Friday, 26 September 2008

Michelle Wood: voodoo is alive in Flagler County!!!

If someone asks you to join a voodoo group, just refuse. Join another group instead. I bet Michelle Wood wish she had:

Michelle Wood was found covered in blood with both eyes swollen shut early Monday. The police report states five men and a woman tied a rope around Wood’s right wrist. They also tied a bungee cord around her left ankle.

Wood said she used a pocket knife to cut the rope off her wrist after the Sunday attack.

Wood told investigators she was once a member of a Santeria voodoo group in Flagler County, but since she left to join the Christian faith, she has been threatened, abducted and beaten.

But whatever you may think about voodoo, there is – contrary to what people think - no tradition of sticking pins in dolls to harm people. This is pure flight of fancy.

In fact, the mystical practices of voodoo are much more complex.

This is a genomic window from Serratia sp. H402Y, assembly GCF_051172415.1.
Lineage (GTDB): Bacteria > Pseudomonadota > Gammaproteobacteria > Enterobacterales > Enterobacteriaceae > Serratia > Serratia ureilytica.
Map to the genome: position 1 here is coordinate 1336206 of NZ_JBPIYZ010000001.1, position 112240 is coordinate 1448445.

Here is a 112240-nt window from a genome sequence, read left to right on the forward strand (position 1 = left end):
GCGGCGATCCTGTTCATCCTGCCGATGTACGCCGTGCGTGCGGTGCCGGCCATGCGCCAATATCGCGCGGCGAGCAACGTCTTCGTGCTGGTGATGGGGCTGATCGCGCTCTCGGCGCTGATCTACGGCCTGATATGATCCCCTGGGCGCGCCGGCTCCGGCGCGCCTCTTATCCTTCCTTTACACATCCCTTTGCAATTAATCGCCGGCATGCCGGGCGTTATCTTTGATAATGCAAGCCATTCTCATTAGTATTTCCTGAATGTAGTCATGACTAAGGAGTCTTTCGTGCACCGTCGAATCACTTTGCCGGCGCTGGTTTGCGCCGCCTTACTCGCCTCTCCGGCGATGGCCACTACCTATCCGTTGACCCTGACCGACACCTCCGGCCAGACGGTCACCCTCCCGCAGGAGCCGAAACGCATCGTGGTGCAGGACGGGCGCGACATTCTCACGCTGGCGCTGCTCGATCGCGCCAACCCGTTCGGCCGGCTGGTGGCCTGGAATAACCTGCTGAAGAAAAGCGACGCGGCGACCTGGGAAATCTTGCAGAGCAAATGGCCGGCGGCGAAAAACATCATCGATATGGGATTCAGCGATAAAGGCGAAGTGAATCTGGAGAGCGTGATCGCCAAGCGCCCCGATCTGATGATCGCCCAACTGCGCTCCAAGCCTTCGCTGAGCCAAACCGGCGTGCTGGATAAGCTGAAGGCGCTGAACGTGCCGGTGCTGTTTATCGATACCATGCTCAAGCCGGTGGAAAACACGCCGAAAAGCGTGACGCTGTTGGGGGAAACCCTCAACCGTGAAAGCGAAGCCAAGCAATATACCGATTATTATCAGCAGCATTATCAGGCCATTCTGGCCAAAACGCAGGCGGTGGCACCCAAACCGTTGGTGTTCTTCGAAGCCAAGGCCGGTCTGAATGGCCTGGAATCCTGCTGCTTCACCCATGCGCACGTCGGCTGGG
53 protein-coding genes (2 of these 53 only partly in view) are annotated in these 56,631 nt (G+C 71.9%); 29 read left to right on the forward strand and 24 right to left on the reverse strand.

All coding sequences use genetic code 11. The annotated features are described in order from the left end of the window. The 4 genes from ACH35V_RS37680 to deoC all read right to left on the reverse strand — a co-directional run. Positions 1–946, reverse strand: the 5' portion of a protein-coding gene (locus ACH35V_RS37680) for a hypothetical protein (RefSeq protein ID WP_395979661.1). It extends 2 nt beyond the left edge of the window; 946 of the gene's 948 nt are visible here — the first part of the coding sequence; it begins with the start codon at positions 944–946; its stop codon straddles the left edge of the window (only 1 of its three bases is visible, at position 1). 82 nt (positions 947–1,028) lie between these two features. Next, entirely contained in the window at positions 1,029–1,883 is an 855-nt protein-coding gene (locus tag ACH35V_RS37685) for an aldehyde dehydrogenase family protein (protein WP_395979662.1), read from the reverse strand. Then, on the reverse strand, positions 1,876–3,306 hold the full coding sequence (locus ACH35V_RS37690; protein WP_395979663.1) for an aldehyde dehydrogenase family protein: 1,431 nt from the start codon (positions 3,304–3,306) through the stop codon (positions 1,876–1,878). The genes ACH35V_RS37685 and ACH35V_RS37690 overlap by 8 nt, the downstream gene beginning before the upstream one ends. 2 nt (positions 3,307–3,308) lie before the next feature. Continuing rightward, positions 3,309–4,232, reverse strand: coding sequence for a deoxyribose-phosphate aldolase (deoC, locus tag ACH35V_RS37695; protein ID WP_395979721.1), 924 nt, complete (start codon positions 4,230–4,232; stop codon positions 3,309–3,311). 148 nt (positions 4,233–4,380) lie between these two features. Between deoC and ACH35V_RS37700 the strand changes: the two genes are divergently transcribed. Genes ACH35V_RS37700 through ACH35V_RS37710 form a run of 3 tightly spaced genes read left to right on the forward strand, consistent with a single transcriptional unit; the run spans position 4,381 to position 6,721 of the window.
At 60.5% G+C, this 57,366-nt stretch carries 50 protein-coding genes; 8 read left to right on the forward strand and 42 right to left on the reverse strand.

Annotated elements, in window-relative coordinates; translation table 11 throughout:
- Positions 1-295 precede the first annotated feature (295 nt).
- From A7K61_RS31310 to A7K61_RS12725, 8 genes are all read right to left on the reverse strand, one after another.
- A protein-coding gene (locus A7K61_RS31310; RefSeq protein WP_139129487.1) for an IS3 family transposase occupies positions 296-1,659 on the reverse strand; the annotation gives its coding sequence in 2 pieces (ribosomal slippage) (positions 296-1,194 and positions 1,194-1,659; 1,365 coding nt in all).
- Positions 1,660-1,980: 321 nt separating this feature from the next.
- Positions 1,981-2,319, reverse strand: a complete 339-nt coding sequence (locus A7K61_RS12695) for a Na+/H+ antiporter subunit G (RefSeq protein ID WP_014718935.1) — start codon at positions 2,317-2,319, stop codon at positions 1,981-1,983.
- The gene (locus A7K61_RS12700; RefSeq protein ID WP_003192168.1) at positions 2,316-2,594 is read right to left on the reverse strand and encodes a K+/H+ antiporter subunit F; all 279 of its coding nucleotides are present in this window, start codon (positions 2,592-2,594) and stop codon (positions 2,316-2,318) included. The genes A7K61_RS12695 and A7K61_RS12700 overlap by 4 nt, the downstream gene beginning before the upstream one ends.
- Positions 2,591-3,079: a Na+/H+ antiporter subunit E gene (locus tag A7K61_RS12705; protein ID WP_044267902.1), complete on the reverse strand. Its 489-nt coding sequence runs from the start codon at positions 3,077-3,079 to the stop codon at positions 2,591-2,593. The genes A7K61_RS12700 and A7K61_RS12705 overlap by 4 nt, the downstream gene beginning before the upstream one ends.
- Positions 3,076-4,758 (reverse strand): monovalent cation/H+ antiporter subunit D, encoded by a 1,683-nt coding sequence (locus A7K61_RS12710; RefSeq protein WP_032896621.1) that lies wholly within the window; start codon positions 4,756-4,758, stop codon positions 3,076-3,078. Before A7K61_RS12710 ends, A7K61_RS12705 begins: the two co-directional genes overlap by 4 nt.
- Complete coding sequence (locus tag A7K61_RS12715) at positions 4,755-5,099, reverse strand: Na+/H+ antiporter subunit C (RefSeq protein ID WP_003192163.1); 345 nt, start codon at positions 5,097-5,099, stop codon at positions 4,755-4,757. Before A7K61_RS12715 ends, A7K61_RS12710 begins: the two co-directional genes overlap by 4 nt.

Healing is at the heart of most rituals. And the closest thing to a voodoo doll is a wooden figure called a bocheo which contains small peg holes. Twigs are inserted into the holes to allow energy to be channelled.

The voodoo doll of popular myth actually derives from a European figure called a “poppet”, traditionally used in witchcraft. The doll can be made from virtually anything including clay, wax, cotton or even fruit.

It was the early colonists and slave owners who projected forbidden European black magic practices on to voodoo. These ideas captured the popular imagination, aided by film makers who produced films that gave the idea that voodoo was dark and fearful.

Voodoo also peacefully coincides with Christianity, funnily enough. In Haiti, the two traditions sit side by side. Indeed, a common Haitian saying is that “Haitians are 80 percent Catholic and 100 percent Voodoo”!!!

Adapted from “The book of General Ignorance

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